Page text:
Where←{⍵/⍳⍴⍵}

then obviously you change that function to

      Where←{⍵/⍳⍴,⍵}

and your application is ready for 13.0 in this respect. Instead you might perform a search in a big application and find plenty of places where the expression is used. All of them need to be changed.

By following the DRY principle you are going to write code that is better to maintain, but there is a second advantage: your functions tend to get smaller, and that’s a good thing.

Where is the DRY principle coming from?

This is what the Wikipedia has to say:

In software engineering, Don't Repeat Yourself (DRY) is a principle of software development aimed at reducing repetition of information of all kinds, especially useful in multi-tier architectures. The DRY principle is stated as "Every piece of knowledge must have a single, unambiguous, authoritative representation within a system.

The principle has been formulated by Andy Hunt and Dave Thomas in their book The Pragmatic Programmer. […] When the DRY principle is applied successfully, a modification of any single element of a system does not require a change in other logically-unrelated elements. Additionally, elements that are logically related all change predictably and uniformly, and are thus kept in sync.

Is the DRY principle globally valid?

Well, some big shots claim that it is not: a given test case should create its environment, execute the test cases and then tidy up. Actually it should tidy up (because there might be leftovers from a former test case that failed), create its environment, perform the test and finally tidy up again.

This allows one to read the test case from top to bottom and understand what it’s supposed to do and how it will try to do it. At the same time it’s likely to violate the DRY principle.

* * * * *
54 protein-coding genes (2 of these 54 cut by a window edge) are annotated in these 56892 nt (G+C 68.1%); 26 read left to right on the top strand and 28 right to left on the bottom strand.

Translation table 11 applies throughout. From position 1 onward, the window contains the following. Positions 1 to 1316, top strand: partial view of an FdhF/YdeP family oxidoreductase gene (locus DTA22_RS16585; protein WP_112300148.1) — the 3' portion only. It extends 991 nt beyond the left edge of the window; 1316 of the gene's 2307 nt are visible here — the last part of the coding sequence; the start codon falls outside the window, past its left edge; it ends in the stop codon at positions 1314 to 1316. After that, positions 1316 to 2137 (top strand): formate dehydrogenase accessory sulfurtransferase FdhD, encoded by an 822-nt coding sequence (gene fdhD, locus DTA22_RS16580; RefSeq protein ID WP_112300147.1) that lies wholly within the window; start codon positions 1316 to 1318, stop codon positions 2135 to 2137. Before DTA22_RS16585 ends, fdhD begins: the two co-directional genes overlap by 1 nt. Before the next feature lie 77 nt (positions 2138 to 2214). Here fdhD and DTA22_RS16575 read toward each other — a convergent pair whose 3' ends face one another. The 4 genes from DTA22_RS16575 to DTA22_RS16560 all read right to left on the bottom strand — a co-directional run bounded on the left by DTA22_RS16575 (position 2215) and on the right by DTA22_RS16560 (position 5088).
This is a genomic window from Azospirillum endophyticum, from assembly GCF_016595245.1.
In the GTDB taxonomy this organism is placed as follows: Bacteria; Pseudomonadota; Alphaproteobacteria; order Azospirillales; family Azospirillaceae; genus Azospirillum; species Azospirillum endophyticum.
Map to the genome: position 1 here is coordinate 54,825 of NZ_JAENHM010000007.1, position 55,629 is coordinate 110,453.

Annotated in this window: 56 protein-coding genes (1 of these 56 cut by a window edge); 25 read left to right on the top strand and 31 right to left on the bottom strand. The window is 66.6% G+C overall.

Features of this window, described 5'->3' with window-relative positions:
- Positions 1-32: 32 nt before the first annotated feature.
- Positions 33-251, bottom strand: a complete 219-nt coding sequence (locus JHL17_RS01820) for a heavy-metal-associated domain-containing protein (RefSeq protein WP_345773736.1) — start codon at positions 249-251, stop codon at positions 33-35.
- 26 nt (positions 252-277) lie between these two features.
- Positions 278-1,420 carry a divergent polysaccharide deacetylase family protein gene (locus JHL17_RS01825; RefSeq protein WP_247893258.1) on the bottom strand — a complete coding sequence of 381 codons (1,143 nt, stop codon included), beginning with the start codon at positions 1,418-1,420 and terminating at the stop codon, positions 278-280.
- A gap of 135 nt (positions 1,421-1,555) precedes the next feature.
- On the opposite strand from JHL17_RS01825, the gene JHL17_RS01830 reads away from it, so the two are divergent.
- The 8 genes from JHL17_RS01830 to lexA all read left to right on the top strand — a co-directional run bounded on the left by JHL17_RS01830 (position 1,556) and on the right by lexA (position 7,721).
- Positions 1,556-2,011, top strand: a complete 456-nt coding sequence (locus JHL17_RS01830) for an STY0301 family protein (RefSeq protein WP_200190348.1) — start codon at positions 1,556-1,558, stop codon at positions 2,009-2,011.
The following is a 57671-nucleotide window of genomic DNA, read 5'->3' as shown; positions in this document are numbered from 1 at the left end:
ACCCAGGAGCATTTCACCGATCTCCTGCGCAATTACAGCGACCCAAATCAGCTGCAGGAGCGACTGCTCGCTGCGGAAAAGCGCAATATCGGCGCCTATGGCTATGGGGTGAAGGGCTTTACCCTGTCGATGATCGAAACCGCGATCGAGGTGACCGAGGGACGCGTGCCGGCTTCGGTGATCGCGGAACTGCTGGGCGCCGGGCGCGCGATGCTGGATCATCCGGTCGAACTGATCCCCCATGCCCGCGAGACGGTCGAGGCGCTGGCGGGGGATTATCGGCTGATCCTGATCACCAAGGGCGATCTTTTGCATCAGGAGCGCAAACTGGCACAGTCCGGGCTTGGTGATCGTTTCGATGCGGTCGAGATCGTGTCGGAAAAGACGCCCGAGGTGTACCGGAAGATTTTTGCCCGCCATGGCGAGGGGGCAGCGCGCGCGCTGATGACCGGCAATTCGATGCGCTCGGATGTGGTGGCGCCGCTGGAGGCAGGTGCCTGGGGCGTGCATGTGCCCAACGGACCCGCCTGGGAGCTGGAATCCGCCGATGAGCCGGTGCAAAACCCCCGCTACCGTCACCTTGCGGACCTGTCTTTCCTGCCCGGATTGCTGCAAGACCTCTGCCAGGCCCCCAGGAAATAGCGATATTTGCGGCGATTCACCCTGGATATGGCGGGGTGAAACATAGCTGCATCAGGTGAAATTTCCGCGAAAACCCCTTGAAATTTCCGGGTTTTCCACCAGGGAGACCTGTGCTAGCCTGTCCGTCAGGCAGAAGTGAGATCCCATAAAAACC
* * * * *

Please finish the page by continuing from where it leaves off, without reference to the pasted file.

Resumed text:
Of course one has to make exceptions: if many or all test cases need a particular environment and creating that is costly than this should be created upfront and deleted after having executed the last test case. A typical example is creating a (potentially big) data base.

Function size

Functions should be small, and most people would agree with this. But what exactly should go into a function? Following the DRY principle will quite often introduce plenty of small functions into an application by separating certain parts of the code, but that alone is not enough.

Often programmers populate a function with statements that are supposed to be executed together in terms of time. In all honesty, that is not good enough a reason to put them together! A good advice I once got from an old-hand is that when you have difficulties to find a proper name for a function then that function is a candidate for splitting it into several functions.

Statements should be combined into a function when they serve a certain task. That also makes it easier to find good names.

Names

Many people have strong views on this, but it’s probably fair to say that there is some common ground between most people.

Avoid abbreviations

Names should clearly advertise what a function is doing. With autocomplete at your fingertips there is no good reason to avoid clear self-explaining names. Actually, there are not even bad reasons. Abbreviations are fine when they are well-established: programmers would know what RC stands for, so that is fine. But cntrs rather than countries does not save much and certainly makes a program harder to read. It can also become an obstacle when somebody scans code for “country”.